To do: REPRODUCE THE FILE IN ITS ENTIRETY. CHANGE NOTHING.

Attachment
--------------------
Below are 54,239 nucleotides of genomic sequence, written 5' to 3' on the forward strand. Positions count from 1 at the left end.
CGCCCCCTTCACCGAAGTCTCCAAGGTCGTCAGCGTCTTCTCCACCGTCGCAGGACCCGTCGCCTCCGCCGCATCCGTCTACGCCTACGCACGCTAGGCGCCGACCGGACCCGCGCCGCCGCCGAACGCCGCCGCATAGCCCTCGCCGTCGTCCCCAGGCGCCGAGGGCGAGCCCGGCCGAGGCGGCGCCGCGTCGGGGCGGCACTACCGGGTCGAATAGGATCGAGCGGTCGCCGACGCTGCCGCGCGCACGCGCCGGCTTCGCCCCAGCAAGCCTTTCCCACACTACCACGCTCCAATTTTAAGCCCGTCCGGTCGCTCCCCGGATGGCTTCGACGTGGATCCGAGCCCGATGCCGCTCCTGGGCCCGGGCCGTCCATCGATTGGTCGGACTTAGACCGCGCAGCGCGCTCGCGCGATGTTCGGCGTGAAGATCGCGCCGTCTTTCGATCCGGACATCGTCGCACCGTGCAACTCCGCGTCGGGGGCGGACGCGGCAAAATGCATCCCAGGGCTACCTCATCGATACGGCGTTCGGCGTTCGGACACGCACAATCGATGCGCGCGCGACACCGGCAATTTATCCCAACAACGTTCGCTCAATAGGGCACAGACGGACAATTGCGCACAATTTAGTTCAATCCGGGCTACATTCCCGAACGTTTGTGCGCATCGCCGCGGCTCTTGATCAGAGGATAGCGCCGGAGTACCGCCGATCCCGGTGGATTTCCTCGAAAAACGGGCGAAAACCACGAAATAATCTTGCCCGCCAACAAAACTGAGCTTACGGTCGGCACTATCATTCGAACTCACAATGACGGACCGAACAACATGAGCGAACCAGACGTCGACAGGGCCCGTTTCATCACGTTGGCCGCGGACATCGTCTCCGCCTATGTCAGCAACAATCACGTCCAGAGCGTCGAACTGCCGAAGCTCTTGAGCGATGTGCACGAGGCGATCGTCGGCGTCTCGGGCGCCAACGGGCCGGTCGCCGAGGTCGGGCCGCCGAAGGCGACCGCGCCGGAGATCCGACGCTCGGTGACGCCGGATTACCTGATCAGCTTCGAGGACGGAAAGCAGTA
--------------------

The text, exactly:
Below are 54,239 nucleotides of genomic sequence, written 5' to 3' on the forward strand. Positions count from 1 at the left end.
CGCCCCCTTCACCGAAGTCTCCAAGGTCGTCAGCGTCTTCTCCACCGTCGCAGGACCCGTCGCCTCCGCCGCATCCGTCTACGCCTACGCACGCTAGGCGCCGACCGGACCCGCGCCGCCGCCGAACGCCGCCGCATAGCCCTCGCCGTCGTCCCCAGGCGCCGAGGGCGAGCCCGGCCGAGGCGGCGCCGCGTCGGGGCGGCACTACCGGGTCGAATAGGATCGAGCGGTCGCCGACGCTGCCGCGCGCACGCGCCGGCTTCGCCCCAGCAAGCCTTTCCCACACTACCACGCTCCAATTTTAAGCCCGTCCGGTCGCTCCCCGGATGGCTTCGACGTGGATCCGAGCCCGATGCCGCTCCTGGGCCCGGGCCGTCCATCGATTGGTCGGACTTAGACCGCGCAGCGCGCTCGCGCGATGTTCGGCGTGAAGATCGCGCCGTCTTTCGATCCGGACATCGTCGCACCGTGCAACTCCGCGTCGGGGGCGGACGCGGCAAAATGCATCCCAGGGCTACCTCATCGATACGGCGTTCGGCGTTCGGACACGCACAATCGATGCGCGCGCGACACCGGCAATTTATCCCAACAACGTTCGCTCAATAGGGCACAGACGGACAATTGCGCACAATTTAGTTCAATCCGGGCTACATTCCCGAACGTTTGTGCGCATCGCCGCGGCTCTTGATCAGAGGATAGCGCCGGAGTACCGCCGATCCCGGTGGATTTCCTCGAAAAACGGGCGAAAACCACGAAATAATCTTGCCCGCCAACAAAACTGAGCTTACGGTCGGCACTATCATTCGAACTCACAATGACGGACCGAACAACATGAGCGAACCAGACGTCGACAGGGCCCGTTTCATCACGTTGGCCGCGGACATCGTCTCCGCCTATGTCAGCAACAATCACGTCCAGAGCGTCGAACTGCCGAAGCTCTTGAGCGATGTGCACGAGGCGATCGTCGGCGTCTCGGGCGCCAACGGGCCGGTCGCCGAGGTCGGGCCGCCGAAGGCGACCGCGCCGGAGATCCGACGCTCGGTGACGCCGGATTACCTGATCAGCTTCGAGGACGGAAAGCAGTA